- Development & Aid
- Economy & Trade
- Human Rights
- Global Governance
- Civil Society
Tuesday, January 24, 2017
- Saudi Arabia, the United Arab Emirates, and Bahrain all recalled their ambassadors from Qatar on Wednesday, citing Qatar’s alleged support for organisations and individuals that threaten “the security and stability of the Gulf states” and for “hostile media.”
This came right on the heels of a U.A.E. court sentencing Qatari doctor Mahmoud al-Jaidah to seven years in prison on Monday, for the crime of aiding a banned opposition group called al-Islah, which the U.A.E. government alleges has operational ties to the Muslim Brotherhood.
This was a coordinated move, led by the Saudis, to punish Qatar for supporting Muslim Brotherhood interests around the Middle East (and also for assuming a more prominent role in pan-Arab politics in general), but beyond that it reflects the Saudis’ deep and ongoing concern about an Iranian resurgence in the Gulf.
From the Saudi perspective the Qataris have been punching above their proper weight, and making nice with the wrong people.
Qatar’s ties to the Muslim Brotherhood are clearly the public justification for this row; it is no mystery why Saudi Arabia followed up Wednesday’s diplomatic swipe at Qatar with a decision on Friday to declare the Muslim Brotherhood a terrorist organisation.
The Saudis, while they share certain conservative Islamic principles with the Brotherhood, are more than a bit put off by the group’s opposition to dynastic rule. Despite that feature of Brotherhood’s ideology, though, the very dynastic Qatari monarchy has been a strong supporter of Brotherhood-allied movements throughout the Middle East and North Africa, in Tunisia, Libya, Egypt (especially), and Syria.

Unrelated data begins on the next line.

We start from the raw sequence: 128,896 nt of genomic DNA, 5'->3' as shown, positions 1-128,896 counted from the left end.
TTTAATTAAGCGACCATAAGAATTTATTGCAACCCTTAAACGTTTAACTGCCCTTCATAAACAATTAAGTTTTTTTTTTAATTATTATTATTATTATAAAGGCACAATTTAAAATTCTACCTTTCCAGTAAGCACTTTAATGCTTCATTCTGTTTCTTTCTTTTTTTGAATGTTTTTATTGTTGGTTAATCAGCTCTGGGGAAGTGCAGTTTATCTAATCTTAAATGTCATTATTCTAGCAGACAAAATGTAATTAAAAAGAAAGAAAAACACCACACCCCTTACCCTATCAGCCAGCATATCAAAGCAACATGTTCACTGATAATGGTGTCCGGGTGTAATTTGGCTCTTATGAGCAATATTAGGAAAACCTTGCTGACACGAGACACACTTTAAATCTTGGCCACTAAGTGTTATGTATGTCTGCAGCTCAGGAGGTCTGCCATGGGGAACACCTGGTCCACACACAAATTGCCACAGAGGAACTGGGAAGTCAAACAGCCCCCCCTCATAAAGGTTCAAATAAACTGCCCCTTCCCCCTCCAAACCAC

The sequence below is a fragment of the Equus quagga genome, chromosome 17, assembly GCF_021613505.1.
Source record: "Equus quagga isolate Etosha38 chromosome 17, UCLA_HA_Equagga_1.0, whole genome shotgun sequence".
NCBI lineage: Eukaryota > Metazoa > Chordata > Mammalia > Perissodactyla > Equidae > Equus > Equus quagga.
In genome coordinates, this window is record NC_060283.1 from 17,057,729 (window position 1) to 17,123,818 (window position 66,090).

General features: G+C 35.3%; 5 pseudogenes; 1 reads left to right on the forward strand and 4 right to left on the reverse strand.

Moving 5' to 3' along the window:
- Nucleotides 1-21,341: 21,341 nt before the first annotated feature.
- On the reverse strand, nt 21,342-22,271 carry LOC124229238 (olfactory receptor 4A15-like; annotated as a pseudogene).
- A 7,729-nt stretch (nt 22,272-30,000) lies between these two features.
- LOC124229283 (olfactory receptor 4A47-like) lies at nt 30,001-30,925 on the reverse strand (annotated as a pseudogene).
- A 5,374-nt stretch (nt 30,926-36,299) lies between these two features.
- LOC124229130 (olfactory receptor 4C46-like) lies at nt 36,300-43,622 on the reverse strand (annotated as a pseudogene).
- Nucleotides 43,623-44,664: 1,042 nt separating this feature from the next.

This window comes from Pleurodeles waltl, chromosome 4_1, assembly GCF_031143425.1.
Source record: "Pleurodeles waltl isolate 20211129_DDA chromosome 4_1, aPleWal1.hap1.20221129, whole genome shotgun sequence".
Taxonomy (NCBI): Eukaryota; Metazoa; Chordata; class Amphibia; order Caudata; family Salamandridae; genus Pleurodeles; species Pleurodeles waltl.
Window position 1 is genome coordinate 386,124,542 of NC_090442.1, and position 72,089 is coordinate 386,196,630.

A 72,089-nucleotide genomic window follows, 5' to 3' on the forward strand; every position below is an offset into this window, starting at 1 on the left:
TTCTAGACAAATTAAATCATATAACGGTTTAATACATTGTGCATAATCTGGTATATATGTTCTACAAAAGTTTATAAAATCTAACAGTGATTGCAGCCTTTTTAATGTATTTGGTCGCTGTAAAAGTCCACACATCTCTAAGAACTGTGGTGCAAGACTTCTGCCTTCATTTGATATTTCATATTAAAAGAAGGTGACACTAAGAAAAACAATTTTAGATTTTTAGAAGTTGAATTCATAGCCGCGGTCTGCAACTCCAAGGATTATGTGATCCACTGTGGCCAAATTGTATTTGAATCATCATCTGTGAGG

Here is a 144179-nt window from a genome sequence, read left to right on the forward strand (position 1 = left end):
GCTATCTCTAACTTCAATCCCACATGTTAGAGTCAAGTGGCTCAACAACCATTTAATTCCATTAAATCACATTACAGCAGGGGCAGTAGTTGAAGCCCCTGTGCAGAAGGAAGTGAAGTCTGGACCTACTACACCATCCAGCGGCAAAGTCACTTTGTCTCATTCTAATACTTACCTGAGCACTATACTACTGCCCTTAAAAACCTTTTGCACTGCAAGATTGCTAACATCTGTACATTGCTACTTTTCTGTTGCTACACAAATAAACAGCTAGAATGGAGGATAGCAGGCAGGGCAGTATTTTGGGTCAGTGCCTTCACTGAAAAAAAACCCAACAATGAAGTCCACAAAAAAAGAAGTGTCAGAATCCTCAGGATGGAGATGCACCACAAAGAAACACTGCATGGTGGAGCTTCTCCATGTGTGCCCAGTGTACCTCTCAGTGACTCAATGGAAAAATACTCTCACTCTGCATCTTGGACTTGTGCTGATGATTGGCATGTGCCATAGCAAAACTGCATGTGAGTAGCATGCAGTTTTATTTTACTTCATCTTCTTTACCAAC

Their rationale for doing so has been two-fold: one, they feel that supporting the Brotherhood abroad should insulate them from the Brotherhood at home, and two, Qatar has been predicting that the Brotherhood would be the main beneficiary of the Arab Spring.
Had they been right in their prediction, Qatar’s regional influence would have been significantly increased as a result, but by the looks of things, they were wrong. The Brotherhood’s Freedom and Justice Party is now outlawed in Egypt, its Ennahda Party in Tunisia has voluntarily agreed to give up power, and it has lost most of its influence within the Syrian opposition.
Last November’s reorganisation of Syrian opposition groups from the Qatar-financed Syrian Islamic Liberation Front to the Saudi-backed Islamic Front can be seen as evidence of the Brotherhood’s, and thus Qatar’s, loss of stature.